In California when real estate of a deceased person goes into probate, the sale of that property becomes subject to certain legal requirements and regulations.
In most cases the executor of the estate has the authority to sell the property through powers granted by the Independent Administration of Estates Act (IAEA). This can also be done without a court confirmation hearing. The only way this is not allowed is by objections by other invested members of the estate. The executor can still have this confirmed in court. If there are no objections, the sale can proceed as a normal property sale.
If a court does need to be involved, they can confirm the sale to an over bidder rather than the original buyer in which case the original buyer’s deposit shall be refunded. If the buyer defaults after a court confirmed sale, the buyer may lose his/her deposit.
Any person who bids in court must make an unconditional offer (i.e., obtaining financing and approving inspections should not be a condition of the offer) and if confirmed must present a cashier’s check deposit for 10% of the purchase price as described above, or as determined by the court.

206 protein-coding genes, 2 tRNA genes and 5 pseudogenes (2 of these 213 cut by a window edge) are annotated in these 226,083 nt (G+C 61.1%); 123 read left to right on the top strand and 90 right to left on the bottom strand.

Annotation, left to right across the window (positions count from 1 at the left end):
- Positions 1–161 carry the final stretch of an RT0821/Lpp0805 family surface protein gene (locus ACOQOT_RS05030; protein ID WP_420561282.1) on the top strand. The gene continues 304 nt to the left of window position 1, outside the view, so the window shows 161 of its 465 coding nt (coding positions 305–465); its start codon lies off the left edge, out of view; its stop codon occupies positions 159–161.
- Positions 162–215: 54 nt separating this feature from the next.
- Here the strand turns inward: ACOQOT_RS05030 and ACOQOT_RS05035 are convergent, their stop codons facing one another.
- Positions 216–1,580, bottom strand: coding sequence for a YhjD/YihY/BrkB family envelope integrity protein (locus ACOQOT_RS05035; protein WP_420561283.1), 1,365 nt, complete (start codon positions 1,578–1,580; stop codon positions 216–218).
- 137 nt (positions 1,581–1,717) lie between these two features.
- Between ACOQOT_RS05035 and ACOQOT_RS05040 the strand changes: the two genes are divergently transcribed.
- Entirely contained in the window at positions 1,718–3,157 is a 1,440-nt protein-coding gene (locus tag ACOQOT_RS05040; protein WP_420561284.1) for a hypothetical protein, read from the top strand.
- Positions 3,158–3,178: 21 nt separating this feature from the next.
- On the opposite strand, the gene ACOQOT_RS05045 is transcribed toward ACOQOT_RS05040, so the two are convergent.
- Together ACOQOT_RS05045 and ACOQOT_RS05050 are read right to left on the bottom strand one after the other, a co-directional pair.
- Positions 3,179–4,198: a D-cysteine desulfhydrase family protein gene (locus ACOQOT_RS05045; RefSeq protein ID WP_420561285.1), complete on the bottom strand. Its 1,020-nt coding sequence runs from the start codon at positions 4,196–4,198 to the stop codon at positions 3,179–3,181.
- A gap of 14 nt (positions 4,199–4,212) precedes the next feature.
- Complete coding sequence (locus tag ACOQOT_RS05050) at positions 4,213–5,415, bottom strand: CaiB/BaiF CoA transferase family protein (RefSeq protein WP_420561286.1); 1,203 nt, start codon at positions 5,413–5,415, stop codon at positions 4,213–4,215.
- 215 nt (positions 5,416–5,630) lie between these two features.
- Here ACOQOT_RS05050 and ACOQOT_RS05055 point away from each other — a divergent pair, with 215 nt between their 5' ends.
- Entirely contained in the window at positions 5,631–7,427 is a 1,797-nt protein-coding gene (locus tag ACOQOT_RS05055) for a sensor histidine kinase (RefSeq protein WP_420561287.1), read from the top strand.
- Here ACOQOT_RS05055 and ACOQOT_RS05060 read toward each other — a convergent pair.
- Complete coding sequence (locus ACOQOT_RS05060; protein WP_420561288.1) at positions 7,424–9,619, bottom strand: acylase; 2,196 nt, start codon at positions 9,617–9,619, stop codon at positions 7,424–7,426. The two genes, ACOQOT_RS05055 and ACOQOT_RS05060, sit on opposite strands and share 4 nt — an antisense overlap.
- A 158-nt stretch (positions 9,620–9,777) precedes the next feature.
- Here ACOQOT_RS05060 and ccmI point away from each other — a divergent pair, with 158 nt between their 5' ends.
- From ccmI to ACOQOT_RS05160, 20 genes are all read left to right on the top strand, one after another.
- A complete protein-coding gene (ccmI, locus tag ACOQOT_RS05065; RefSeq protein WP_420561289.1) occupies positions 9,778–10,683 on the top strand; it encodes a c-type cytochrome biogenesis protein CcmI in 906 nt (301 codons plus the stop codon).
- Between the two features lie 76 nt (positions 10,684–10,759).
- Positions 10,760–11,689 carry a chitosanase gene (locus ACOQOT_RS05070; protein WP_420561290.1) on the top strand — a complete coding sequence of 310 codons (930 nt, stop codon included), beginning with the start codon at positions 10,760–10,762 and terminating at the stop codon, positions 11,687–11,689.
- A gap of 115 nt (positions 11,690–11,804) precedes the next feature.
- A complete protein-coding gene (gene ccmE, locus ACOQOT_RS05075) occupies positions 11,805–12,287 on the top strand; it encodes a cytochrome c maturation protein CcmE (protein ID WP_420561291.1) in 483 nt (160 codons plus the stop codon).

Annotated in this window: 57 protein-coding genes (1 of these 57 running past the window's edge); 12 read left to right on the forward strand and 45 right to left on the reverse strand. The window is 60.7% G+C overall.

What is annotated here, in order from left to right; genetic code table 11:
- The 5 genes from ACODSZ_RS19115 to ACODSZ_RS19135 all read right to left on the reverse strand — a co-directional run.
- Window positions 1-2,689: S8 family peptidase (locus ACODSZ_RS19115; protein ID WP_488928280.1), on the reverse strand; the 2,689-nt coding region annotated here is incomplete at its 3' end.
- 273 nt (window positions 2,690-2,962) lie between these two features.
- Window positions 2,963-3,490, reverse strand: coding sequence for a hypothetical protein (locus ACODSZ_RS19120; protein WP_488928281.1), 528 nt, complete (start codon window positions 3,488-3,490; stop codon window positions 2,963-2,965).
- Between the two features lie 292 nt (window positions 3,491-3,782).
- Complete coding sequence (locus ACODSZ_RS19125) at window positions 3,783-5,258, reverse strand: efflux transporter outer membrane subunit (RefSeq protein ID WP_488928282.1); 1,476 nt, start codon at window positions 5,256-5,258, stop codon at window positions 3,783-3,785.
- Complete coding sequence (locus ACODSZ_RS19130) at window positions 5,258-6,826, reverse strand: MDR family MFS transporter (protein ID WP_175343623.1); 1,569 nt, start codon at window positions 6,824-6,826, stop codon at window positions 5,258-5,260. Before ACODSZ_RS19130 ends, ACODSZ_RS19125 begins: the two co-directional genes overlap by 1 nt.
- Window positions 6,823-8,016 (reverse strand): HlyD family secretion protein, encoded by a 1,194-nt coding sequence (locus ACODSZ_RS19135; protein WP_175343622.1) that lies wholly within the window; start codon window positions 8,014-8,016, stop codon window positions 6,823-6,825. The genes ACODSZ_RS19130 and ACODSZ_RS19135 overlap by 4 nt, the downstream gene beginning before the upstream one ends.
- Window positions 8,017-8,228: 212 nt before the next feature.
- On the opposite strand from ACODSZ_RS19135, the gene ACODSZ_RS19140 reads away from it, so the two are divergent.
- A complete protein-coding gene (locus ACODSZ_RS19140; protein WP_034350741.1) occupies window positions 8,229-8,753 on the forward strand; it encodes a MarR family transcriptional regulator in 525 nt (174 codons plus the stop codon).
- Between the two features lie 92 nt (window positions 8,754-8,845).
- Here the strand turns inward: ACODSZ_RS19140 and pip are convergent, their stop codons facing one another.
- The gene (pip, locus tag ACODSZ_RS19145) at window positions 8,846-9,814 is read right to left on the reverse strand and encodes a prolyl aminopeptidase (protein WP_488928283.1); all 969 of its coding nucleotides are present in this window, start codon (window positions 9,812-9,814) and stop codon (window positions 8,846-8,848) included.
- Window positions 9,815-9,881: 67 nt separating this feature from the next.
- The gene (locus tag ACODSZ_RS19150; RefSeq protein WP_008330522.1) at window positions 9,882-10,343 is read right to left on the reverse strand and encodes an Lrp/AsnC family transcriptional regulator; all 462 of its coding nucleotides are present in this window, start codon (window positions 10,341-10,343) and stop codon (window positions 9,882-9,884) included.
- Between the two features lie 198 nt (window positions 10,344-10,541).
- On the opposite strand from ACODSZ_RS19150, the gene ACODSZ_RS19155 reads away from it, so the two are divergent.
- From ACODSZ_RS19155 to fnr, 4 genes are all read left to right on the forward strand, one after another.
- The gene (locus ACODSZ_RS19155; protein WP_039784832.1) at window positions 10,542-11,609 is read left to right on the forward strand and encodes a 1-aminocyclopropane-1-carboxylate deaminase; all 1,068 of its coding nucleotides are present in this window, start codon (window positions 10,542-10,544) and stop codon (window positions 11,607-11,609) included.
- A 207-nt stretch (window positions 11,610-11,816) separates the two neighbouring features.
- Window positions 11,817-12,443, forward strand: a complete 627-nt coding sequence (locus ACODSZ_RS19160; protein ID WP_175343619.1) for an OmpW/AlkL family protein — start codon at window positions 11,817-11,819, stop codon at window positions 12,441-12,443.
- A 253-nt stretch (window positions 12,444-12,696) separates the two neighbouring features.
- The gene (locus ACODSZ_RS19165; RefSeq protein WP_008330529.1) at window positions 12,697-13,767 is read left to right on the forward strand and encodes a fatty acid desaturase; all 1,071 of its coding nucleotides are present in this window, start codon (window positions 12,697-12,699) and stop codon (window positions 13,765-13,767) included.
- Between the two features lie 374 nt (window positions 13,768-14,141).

During the court confirmation of probate in California, there is open, competitive bidding and the minimum first overbid price shall be an amount equal to the accepted purchase price of the accepted offer, plus five percent of that amount, plus $500. In the event of such an overbid, the court shall determine any further incremental overbidding amounts – for example, $1,000 or $2,000. The bidding stops with the final bid. The buyer needs to deposit 10% of the purchase price prior to or on the date of the court confirmation hearing. Once the petition is in place for the sale it is typically 20-40 days to the court hearing.
In California the sale, together with the accepted offering price, is advertised for a statutory period in a local newspaper. Feel free to call or email me at Deepak@ProbateInSoCal.com anytime for more information on specific of Probate in California.